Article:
Across all my blog posts, I try to dig deeper #InsideValue and discover what we need to dismiss and what we need to bring to the future. #Empathy seems to be a value we all embrace and understand and it is definitely behind the logic of The locked power–Individuals at the core of sustainability! This may sound common sense, but the question behind it is: How can we use communications and education to encourage empathy and promote sustainability?

The answer to this question seems very complex and involves a huge network of organizations and individuals who could contribute towards this goal. Last summer, I had the opportunity to experience for the first time a tool that could really be part of the answer if it is properly widespread. Standing at a UN booth in Bonn, I travelled to the Zaatari Refugee Camp and met Sidra, a 12-year-old girl who showed me how her life was after her family had to leave Syria. Through the lens of a Virtual Reality (VR) device, I found myself in the Middle East in a completely different environment.

Although the technology was not 100% perfect, the experience was very vivid and somehow it embedded me into a reality that was truly far away from my life in Germany. Empathy emerged so naturally as I ‘was there’ listening to her, fully part of that environment. I could see the sky, the ground, hear the background noise while Sidra was talking to me.

After this ‘brief trip’ to Jordan, I had the chance to have a very interesting discussion with a staff member from the recently created UN Sustainable Development Goals (SDGs) Action Campaign, a special UN initiative that acts as an ‘entry point’ and a ‘convening platform’ to engage with citizens around the SDGs. They had just moved to Bonn and were very enthusiastic about living in a city considered a sustainability hub.

VR can help create a new kind of #Empathy

This person explained that they see a great potential in VR and that their hope is that it becomes mainstream. I certainly see that this opens a myriad of new opportunities to achieve sustainability and I strongly believe that VR can help redesign the value of #Empathy in a much more realistic and on-the-ground experience.

So far, these VR experiences are limited to five stories, mostly linked to humanitarian issues. I understand the intention is to produce a more diverse portfolio of experiences that applies to diverse realities and sustainability issues.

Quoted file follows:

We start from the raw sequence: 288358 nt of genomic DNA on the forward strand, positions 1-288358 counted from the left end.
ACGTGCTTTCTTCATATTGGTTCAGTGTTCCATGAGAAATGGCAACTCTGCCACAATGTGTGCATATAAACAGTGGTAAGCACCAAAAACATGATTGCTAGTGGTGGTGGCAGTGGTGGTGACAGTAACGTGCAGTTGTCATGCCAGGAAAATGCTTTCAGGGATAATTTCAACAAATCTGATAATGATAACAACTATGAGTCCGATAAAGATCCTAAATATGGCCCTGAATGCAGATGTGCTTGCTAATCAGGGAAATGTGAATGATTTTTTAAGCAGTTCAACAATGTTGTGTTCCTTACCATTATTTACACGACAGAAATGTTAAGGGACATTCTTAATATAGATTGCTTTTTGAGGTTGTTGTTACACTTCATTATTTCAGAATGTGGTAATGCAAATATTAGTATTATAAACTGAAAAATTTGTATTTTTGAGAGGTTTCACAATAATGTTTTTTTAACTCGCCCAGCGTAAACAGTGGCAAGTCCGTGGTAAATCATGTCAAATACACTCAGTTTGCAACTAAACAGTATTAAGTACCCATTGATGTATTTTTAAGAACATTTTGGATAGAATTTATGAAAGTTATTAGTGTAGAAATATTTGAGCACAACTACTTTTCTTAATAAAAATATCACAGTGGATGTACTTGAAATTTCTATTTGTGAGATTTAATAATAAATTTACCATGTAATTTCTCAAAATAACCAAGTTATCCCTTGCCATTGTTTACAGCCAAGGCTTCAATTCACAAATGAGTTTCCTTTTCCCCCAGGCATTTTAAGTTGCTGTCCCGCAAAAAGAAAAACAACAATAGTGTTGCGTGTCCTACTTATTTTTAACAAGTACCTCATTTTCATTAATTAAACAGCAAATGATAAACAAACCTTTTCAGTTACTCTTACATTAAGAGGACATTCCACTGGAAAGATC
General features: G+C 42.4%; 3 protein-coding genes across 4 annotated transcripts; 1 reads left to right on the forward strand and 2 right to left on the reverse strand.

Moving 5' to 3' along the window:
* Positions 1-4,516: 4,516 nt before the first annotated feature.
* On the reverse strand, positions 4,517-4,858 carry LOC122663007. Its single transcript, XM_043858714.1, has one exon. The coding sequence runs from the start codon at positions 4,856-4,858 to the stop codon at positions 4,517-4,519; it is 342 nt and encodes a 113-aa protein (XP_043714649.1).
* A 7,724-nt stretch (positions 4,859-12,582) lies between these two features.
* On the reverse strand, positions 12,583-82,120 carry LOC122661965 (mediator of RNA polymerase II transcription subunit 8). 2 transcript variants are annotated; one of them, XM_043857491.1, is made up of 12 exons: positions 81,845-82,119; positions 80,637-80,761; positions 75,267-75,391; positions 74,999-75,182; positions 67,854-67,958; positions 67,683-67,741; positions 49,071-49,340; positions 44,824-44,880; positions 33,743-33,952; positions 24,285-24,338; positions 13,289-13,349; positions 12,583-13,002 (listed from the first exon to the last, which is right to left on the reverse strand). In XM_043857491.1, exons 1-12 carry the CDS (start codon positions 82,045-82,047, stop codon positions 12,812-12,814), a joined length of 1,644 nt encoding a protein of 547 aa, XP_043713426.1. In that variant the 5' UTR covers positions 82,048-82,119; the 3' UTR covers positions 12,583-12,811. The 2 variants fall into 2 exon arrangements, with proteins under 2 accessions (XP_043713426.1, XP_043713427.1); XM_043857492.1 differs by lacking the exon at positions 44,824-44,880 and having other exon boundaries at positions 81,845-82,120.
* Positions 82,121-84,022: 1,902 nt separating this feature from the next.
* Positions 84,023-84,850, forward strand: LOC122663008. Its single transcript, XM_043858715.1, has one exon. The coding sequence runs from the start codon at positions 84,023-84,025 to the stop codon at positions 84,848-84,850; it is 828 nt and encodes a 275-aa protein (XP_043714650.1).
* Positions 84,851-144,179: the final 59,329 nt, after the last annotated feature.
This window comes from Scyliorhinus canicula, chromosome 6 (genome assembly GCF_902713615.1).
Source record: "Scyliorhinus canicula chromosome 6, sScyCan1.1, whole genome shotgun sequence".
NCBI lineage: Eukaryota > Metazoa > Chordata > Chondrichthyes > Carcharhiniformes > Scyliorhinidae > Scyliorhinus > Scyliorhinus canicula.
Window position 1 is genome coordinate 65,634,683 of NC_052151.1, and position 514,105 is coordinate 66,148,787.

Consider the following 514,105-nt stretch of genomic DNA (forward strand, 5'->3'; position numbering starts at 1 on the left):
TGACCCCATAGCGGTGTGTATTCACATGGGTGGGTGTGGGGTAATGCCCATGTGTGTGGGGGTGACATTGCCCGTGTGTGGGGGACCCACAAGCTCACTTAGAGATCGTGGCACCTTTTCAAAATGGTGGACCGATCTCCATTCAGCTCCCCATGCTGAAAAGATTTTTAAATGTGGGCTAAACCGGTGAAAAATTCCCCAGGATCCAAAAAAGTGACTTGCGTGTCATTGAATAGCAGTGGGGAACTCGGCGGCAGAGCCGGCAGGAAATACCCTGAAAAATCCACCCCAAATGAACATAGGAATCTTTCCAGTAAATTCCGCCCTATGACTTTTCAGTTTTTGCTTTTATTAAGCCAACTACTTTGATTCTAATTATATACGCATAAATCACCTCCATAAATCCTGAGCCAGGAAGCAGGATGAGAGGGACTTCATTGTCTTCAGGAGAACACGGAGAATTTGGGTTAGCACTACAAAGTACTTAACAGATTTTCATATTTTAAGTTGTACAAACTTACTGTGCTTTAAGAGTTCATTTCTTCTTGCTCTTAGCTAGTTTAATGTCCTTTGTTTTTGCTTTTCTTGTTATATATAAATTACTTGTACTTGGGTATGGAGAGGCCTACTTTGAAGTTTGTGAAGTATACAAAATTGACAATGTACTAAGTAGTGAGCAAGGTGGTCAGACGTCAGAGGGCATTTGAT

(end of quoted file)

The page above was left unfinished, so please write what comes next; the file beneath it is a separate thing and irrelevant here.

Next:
The reason why I decided to focus this blog on values is that we live in a world full of contradictory and incompatible messages. I grew up, as did the rest of my generation, in a world limited by my country’s boundaries, TV was my ‘window’ to the world, and the Internet just came when I was in high school, so I can say I had a childhood in which what was happening around the world looked very far away from my reality. In a way, I was only exposed to the reality that my family, teachers and media executives allowed me to access.

Now, it is clear that people born 20 years ago—the real technology natives—have different mindsets and a totally different notion of boundaries. For them, mostly all questions have answers and mostly all problems have solutions. They have much more access to information and this has had a huge impact on their way of thinking. Therefore, if the new generations to come have access to VR in their daily lives, there is a huge opportunity window for communications towards positive change through a new kind of empathy, if properly utilized and implemented.

How could VR help promote sustainability?

The SDGs are a great global effort to tackle the most pressing issues the world is facing, and certainly, if VR experiences are available for the 17 Goals and targets, there is a myriad of new realities that can be available for individuals. For example, the work towards ‘Goal #12 Responsible Consumption and Production’ could help break the gap between consumers and citizens by opening up connections that we have never thought of. For example, the ‘magic feeling’ of looking at a new blouse in a clothing store (like it came directly from a machine) could change through a VR experience with a factory worker in Bangladesh.

Opportunities are endless for organizations and businesses to raise awareness and promote sustainability by creating a new way in which #Empathy comes naturally and the understanding of what it means to be in someone else’s shoes is not a hard mental and emotional ‘forced’ exercise.

It is still unclear what would be the risks and side effects of VR for society, but this will mostly depend on the way it is used and replicated by power and influence groups. My hope, of course, is that all efforts pay off and that the work towards sustainability gets much closer to citizens in the years to come … And that in a couple of years, VR experiences are positively widespread and used by a diversity of actors ranging over schools, cities, organizations and companies.

If you want to learn more about the UN SDGs Action Campaign, visit: